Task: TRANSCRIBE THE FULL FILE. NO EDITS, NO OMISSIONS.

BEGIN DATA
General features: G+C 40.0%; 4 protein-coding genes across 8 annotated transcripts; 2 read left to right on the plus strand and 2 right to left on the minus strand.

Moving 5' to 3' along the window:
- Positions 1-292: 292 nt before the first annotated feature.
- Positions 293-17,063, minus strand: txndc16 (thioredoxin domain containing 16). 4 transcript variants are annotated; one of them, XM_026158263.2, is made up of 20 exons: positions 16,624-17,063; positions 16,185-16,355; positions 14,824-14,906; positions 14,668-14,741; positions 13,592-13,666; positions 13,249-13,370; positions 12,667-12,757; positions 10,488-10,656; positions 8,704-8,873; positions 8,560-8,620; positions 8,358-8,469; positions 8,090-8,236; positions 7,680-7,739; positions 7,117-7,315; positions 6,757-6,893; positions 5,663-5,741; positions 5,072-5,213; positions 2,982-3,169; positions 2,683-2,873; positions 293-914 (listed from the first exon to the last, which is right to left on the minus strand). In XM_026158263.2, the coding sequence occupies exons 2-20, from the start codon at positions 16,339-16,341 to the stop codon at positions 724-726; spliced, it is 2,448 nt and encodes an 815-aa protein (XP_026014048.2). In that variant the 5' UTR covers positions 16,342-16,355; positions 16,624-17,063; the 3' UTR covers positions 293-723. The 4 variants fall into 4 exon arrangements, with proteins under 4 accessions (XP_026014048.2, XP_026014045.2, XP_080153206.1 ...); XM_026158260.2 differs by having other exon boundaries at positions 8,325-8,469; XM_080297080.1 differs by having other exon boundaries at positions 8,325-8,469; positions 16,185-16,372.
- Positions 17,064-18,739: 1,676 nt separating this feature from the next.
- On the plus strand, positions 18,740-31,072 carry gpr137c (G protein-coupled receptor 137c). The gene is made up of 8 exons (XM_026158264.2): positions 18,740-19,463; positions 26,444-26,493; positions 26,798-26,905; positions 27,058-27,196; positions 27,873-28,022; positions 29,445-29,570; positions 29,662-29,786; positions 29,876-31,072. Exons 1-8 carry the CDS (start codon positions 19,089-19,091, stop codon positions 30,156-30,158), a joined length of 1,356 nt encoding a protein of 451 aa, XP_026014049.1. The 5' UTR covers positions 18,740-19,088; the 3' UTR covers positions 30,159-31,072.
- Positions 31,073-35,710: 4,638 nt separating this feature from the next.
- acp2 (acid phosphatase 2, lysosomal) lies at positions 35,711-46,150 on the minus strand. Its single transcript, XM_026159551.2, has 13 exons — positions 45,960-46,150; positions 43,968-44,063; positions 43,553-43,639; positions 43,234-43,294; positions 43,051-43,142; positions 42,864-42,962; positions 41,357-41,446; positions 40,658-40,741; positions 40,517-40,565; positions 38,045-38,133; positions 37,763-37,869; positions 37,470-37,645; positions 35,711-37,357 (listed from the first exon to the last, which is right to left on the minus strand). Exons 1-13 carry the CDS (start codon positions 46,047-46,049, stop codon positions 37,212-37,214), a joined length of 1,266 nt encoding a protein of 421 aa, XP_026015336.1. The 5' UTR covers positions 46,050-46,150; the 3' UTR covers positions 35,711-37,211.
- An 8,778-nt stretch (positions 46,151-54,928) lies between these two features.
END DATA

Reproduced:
General features: G+C 40.0%; 4 protein-coding genes across 8 annotated transcripts; 2 read left to right on the plus strand and 2 right to left on the minus strand.

Moving 5' to 3' along the window:
- Positions 1-292: 292 nt before the first annotated feature.
- Positions 293-17,063, minus strand: txndc16 (thioredoxin domain containing 16). 4 transcript variants are annotated; one of them, XM_026158263.2, is made up of 20 exons: positions 16,624-17,063; positions 16,185-16,355; positions 14,824-14,906; positions 14,668-14,741; positions 13,592-13,666; positions 13,249-13,370; positions 12,667-12,757; positions 10,488-10,656; positions 8,704-8,873; positions 8,560-8,620; positions 8,358-8,469; positions 8,090-8,236; positions 7,680-7,739; positions 7,117-7,315; positions 6,757-6,893; positions 5,663-5,741; positions 5,072-5,213; positions 2,982-3,169; positions 2,683-2,873; positions 293-914 (listed from the first exon to the last, which is right to left on the minus strand). In XM_026158263.2, the coding sequence occupies exons 2-20, from the start codon at positions 16,339-16,341 to the stop codon at positions 724-726; spliced, it is 2,448 nt and encodes an 815-aa protein (XP_026014048.2). In that variant the 5' UTR covers positions 16,342-16,355; positions 16,624-17,063; the 3' UTR covers positions 293-723. The 4 variants fall into 4 exon arrangements, with proteins under 4 accessions (XP_026014048.2, XP_026014045.2, XP_080153206.1 ...); XM_026158260.2 differs by having other exon boundaries at positions 8,325-8,469; XM_080297080.1 differs by having other exon boundaries at positions 8,325-8,469; positions 16,185-16,372.
- Positions 17,064-18,739: 1,676 nt separating this feature from the next.
- On the plus strand, positions 18,740-31,072 carry gpr137c (G protein-coupled receptor 137c). The gene is made up of 8 exons (XM_026158264.2): positions 18,740-19,463; positions 26,444-26,493; positions 26,798-26,905; positions 27,058-27,196; positions 27,873-28,022; positions 29,445-29,570; positions 29,662-29,786; positions 29,876-31,072. Exons 1-8 carry the CDS (start codon positions 19,089-19,091, stop codon positions 30,156-30,158), a joined length of 1,356 nt encoding a protein of 451 aa, XP_026014049.1. The 5' UTR covers positions 18,740-19,088; the 3' UTR covers positions 30,159-31,072.
- Positions 31,073-35,710: 4,638 nt separating this feature from the next.
- acp2 (acid phosphatase 2, lysosomal) lies at positions 35,711-46,150 on the minus strand. Its single transcript, XM_026159551.2, has 13 exons — positions 45,960-46,150; positions 43,968-44,063; positions 43,553-43,639; positions 43,234-43,294; positions 43,051-43,142; positions 42,864-42,962; positions 41,357-41,446; positions 40,658-40,741; positions 40,517-40,565; positions 38,045-38,133; positions 37,763-37,869; positions 37,470-37,645; positions 35,711-37,357 (listed from the first exon to the last, which is right to left on the minus strand). Exons 1-13 carry the CDS (start codon positions 46,047-46,049, stop codon positions 37,212-37,214), a joined length of 1,266 nt encoding a protein of 421 aa, XP_026015336.1. The 5' UTR covers positions 46,050-46,150; the 3' UTR covers positions 35,711-37,211.
- An 8,778-nt stretch (positions 46,151-54,928) lies between these two features.